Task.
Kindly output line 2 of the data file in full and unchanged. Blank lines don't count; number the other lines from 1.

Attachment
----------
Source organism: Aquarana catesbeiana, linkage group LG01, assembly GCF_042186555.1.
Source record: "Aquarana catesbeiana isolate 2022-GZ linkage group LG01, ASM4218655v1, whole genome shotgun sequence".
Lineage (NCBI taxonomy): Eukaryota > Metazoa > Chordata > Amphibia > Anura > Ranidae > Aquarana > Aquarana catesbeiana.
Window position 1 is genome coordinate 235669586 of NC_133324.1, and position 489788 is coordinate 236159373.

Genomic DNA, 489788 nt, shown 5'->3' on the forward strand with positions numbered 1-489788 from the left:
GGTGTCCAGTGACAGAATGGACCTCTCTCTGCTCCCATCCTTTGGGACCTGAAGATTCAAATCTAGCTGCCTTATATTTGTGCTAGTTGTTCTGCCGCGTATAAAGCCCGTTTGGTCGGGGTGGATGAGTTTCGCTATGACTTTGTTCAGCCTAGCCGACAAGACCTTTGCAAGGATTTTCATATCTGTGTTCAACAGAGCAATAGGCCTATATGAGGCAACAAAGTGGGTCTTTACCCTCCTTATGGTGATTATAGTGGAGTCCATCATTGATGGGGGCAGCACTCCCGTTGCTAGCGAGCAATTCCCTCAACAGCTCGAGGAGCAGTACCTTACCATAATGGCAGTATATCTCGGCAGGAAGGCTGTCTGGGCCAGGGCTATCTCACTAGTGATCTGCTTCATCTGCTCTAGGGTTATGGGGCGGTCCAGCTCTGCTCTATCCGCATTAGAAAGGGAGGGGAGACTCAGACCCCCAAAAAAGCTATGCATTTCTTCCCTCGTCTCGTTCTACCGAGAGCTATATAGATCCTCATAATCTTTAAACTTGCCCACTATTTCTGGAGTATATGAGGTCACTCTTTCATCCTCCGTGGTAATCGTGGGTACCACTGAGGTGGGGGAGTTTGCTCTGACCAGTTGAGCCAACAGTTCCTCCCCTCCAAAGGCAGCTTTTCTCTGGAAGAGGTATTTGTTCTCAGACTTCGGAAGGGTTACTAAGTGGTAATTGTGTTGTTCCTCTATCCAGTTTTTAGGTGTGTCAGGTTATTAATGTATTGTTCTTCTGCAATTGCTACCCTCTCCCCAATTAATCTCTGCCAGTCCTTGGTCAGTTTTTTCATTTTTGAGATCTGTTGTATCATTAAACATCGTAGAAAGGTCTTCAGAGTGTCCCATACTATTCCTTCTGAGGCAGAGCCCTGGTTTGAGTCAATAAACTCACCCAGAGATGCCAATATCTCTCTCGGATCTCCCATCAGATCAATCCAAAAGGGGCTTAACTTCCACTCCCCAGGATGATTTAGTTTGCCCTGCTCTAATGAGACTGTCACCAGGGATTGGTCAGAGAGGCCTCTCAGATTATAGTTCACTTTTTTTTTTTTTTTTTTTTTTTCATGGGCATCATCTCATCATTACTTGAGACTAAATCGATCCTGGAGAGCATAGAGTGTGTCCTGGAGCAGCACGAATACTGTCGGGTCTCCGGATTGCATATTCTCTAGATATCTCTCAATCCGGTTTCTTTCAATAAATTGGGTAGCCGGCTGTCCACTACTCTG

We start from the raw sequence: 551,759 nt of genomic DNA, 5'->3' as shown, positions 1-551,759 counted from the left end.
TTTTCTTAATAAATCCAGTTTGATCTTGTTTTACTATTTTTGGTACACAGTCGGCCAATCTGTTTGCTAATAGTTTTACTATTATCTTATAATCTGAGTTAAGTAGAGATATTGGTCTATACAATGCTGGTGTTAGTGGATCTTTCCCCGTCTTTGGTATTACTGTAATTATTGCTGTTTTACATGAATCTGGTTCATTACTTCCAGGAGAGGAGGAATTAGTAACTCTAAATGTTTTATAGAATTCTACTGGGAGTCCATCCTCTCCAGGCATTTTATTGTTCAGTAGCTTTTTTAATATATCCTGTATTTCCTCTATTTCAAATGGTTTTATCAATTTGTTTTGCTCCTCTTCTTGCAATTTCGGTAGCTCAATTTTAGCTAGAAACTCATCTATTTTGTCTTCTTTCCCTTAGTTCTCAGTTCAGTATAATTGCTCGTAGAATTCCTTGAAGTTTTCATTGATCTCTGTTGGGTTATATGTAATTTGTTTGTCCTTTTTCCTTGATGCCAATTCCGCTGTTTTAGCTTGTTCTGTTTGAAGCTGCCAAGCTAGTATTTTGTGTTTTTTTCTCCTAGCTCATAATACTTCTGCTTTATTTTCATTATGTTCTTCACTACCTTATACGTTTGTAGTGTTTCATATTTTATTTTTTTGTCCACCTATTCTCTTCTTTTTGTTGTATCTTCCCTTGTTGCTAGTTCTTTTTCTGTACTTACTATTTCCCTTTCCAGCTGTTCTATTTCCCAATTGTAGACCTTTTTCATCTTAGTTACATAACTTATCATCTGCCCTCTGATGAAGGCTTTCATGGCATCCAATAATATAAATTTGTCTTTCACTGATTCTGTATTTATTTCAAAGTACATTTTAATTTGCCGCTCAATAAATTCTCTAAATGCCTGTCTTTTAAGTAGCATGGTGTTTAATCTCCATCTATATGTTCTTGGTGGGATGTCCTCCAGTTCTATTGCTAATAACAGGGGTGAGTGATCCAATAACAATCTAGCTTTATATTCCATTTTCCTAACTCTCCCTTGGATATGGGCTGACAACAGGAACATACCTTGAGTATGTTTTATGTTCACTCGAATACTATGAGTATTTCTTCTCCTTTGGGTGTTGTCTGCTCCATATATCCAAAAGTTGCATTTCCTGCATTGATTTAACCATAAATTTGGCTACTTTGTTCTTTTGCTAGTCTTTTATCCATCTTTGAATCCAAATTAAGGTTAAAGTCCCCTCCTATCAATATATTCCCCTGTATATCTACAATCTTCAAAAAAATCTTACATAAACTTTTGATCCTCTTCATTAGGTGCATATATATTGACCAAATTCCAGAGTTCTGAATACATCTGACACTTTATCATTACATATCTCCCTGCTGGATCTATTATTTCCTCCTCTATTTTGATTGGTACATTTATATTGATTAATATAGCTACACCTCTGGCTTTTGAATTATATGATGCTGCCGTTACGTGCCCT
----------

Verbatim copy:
Source record: "Aquarana catesbeiana isolate 2022-GZ linkage group LG01, ASM4218655v1, whole genome shotgun sequence".